The British coins aboard the Ship of Gold

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14 August 2020
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It took over 160 years for the fabled ‘Ship of Gold,’ the SS Central America, to reveal its fabulous 19th-century trove of sunken treasure, writes Donn Pearlman, as he provides an insight into the rare gold coins found beneath the waves

The treasure discovered amidst the wreck of the SS Central America contained 41 English gold coins, including some preserved in mint condition.

Researchers were also surprised, and delighted, to discover two rare Australian Sovereigns in the treasure, one of them the finest known of its kind. All of the coins are going from treasure ship to auction sales.

Each coin has a story to tell.

The SS Central America's ill-fated journey

After leaving England, perhaps in the possession of prospective prospectors lured to the United States because of the great California Gold Rush that began in 1848, the journeys of the Great Britain coins included:

  • San Francisco, California on the West Coast of the USA

  • They then travelled by ship to the Pacific Ocean coast of Panama
  • Followed by a nearly five-hour train ride to the Atlantic coast where the passengers carrying their coins boarded the SS Central America
  • The ill-fated voyage to New York City on the East Coast of the USA

Nine days after sailing from Panama, the SS Central America sank. Her distinguished Captain, Commander William Lewis Herndon, the crew and passengers tragically encountered but could not overcome an intense, days-long hurricane of high seas and winds of up to 170 km/h.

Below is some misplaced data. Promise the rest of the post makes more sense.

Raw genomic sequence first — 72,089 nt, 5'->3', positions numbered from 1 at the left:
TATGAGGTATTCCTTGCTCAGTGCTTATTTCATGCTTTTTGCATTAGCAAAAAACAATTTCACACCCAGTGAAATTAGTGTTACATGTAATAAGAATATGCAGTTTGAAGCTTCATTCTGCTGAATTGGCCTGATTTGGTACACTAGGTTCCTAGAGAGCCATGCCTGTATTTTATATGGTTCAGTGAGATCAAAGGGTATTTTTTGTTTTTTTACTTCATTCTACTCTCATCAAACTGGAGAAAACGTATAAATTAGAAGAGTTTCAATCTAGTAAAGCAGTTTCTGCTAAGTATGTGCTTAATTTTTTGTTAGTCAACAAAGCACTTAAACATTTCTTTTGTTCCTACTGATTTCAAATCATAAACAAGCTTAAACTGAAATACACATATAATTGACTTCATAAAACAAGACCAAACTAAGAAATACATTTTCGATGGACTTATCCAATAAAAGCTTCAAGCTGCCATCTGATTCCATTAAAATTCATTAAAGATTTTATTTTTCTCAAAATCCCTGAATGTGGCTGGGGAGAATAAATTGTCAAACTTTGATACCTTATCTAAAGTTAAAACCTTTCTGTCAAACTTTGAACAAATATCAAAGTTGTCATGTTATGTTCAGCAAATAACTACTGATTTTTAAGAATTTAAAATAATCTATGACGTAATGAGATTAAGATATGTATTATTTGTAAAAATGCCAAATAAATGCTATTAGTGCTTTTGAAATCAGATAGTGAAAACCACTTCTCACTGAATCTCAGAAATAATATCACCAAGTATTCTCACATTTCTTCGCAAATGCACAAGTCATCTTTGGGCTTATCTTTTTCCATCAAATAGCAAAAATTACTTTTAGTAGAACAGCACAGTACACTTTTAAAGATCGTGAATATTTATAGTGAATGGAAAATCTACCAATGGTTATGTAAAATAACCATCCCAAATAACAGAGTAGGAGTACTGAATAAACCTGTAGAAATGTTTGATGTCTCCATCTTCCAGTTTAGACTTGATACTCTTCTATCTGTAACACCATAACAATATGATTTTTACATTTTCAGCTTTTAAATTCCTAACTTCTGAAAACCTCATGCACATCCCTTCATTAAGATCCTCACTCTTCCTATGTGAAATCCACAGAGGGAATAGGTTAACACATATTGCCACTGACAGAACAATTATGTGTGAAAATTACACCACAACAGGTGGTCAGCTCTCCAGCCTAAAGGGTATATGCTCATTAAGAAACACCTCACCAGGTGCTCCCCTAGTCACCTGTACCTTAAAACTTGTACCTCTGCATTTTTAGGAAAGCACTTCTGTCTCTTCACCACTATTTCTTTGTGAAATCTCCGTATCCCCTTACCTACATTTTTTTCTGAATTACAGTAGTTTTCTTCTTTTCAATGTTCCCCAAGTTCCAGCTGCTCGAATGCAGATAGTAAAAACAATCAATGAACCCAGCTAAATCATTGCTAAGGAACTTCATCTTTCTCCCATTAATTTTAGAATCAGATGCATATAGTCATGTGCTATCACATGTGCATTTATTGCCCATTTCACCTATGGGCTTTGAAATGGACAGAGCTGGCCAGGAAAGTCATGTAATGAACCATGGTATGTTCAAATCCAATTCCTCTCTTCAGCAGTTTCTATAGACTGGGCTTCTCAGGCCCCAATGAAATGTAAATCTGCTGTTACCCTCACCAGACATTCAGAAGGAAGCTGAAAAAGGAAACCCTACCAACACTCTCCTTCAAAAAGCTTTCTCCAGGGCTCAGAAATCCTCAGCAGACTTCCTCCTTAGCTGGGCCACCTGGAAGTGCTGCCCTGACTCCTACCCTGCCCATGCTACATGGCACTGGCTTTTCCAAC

After going down on the ship, those historic coins spent more than a century and a half on the bottom of the Atlantic. 

Recovering the shipwreck coins

The English and Australian coins were hauled from the seabed debris field more than 2,200 metres below the ocean’s surface in 2014 along with thousands of other recovered coins and dozens of gold bars.

Everything was then carefully packed in plastic tubes and sealed in large containers. Four years after being retrieved from the treasure ship site, the coins were finally curated and catalogued in a small examination lab at Professional Coin Grading Service (www.PCGS.com). 

Another expedition to the SS Central America site was successfully completed in 2014 to recover more of the historic treasure, including the ship purser’s safe and its contents. However, another subsequent dispute over ownership kept everything in limbo until January 2018.

The vast majority of the more than 3,000 gold and 12,000 silver coins recovered in 2014 were struck in the United States, but 82 of the retrieved gold coins are from ten other countries, including 41 from Great Britain. 

Four of the Great Britain gold coins from the 19th century are in mint condition and considered to be among the finest known examples of their date and type, according to Dwight Manley, managing partner of the California Gold Marketing Group.

Why were there British coins on board?

‘This is truly an international discovery. It is fascinating to think about how all these coins came together to become part of this fabulous sunken treasure. People from around the world travelled to the San Francisco area in the 1850’s because of the California Gold Rush. Were these coins originally carried by miners from England seeking their gold rush fortune or acquired as winnings in a gold mining camp poker game?,’ said Manley.

All the gold coins have been authenticated and certified by Professional Coin Grading Service. Each of the PCGS-certified coins now is encapsulated in specially-produced and labelled holders that contain a pinch of recovered SS Central America gold dust in a separate compartment. The insert label includes a statement of authenticity hand-signed by Evans.

Highlights include:

  • Great Britain 1852 Queen Victoria Sovereign with Arabic 1, now graded PCGS Mint State 63+
  • Great Britain 1855 Queen Victoria Sovereign, PCGS Mint State 62
  • Two Great Britain 1856 Queen Victoria Sovereigns, one graded PCGS Mint State 62, the other PCGS Mint State 61.